A 30 year old woman presents with severe epigastric pain. The non-steroidal anti-inflammatory drugs she had taken hadn’t helped.
View 4 & 5
Describe and interpret these scans
Image 1: Short axis view of the gastric antrum moving from pylorus toward body of the stomach.
The layers of the gastric wall are clearly seen, and there is marked thickening particularly of the submucosa. There is a punched out lesion in which a small gas bubble sits seen at 9 o’clock when viewing the antrum in cross section. This is an antral peptic ulcer with marked associated submucosal oedema.
Image 2: Long axis view of the thick wall gastric antrum. The aorta, IVC, SMA and SMV and vertebral body of L1 are seen posterior to the antrum.
Image 3: Short axis view of the gastric antrum with high resolution linear transducer.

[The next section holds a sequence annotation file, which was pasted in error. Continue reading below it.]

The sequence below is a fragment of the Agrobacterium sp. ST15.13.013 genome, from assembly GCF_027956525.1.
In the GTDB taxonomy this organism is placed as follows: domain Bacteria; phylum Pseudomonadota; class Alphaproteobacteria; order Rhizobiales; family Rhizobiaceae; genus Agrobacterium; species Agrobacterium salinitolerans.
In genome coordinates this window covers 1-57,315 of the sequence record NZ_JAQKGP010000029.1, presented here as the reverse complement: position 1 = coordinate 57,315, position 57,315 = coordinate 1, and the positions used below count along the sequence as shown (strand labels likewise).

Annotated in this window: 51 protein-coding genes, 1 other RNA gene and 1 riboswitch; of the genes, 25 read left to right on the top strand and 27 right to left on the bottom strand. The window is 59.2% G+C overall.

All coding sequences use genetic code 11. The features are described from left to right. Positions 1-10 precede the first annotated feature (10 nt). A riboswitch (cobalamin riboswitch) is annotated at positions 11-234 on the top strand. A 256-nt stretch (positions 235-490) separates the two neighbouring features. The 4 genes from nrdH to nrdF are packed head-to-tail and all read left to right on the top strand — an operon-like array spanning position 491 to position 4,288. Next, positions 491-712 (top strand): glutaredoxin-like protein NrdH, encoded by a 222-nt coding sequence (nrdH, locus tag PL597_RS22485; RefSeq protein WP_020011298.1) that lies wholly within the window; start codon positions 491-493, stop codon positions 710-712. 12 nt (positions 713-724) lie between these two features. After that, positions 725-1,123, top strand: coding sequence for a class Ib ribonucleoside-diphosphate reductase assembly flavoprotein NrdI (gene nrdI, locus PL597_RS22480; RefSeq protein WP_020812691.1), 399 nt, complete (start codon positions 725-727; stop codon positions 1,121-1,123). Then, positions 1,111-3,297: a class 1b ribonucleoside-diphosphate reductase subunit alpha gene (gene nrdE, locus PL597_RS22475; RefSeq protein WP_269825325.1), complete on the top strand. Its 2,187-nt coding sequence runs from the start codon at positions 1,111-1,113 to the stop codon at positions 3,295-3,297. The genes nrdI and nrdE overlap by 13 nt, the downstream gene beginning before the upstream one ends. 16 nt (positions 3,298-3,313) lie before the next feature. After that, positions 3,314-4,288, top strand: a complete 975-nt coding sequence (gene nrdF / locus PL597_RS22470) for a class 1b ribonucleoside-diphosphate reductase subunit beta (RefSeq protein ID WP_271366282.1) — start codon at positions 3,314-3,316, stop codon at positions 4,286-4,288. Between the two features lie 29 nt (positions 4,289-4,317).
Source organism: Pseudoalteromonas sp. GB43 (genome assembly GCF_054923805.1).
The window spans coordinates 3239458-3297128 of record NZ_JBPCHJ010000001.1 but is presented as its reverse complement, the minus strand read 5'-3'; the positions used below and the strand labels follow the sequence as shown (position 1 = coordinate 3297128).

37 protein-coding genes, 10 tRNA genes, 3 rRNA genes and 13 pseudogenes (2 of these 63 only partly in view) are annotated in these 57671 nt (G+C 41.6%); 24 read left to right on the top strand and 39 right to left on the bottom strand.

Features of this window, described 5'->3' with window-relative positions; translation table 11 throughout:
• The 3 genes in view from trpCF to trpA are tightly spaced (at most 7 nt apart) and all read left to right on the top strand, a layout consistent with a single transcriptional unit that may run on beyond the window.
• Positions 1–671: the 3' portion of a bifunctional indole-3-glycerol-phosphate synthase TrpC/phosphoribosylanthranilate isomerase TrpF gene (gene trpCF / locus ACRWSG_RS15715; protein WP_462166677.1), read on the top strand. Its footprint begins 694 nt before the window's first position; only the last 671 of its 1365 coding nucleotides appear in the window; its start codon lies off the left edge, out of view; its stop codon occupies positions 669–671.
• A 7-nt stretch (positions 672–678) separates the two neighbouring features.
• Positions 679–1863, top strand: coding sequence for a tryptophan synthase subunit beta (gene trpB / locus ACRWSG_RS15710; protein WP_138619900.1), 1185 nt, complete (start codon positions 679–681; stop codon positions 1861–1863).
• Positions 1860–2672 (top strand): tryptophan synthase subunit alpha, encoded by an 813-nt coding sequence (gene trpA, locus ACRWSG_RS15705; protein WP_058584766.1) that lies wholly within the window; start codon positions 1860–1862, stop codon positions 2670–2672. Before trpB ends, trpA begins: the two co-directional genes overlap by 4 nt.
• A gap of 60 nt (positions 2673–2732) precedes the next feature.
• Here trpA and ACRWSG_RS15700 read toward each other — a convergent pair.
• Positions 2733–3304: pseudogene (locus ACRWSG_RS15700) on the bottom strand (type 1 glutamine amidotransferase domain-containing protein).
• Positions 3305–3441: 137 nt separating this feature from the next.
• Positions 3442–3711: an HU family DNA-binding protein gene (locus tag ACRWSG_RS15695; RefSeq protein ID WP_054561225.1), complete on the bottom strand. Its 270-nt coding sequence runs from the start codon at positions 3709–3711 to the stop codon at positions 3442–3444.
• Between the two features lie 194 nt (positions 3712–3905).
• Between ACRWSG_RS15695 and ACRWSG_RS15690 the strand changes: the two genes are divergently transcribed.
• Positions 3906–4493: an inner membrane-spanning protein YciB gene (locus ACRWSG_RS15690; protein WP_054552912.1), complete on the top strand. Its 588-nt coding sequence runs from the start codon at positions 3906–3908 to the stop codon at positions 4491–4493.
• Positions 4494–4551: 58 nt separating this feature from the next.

Image 4 & 5: Curvilinear still images of Image 1 & 2.
Image 6: Endocopic image demonstrating 20mm punched out gastric antral ulcer with surrounding oedematous antral wall.
Helicobacter associated gastritis and peptic ulcer with associated submucosal oedema
Whilst not the investigation of choice ultrasound can sometimes show features of peptic ulcer disease. Gastric wall oedema and an ulcer crater are the characteristic findings and were seen in this case.
Optimal ultrasound imaging of the gastric antrum and duodenum is done by getting the patient to ingest water, then turn to the right lateral decubitus position. Antral wall thickness of ≤ 4mm is considered normal.
Diagnosis should be confirmed with endoscopy and consideration given to biopsy as a thickened gastric wall is non-specific and may be associated with peptic ulcer disease, gastritis – infectious, eosinophilic or inflammatory, malignancy particularly lymphoma, or Ménétrier disease (idiopathic hypertrophic gastropathy).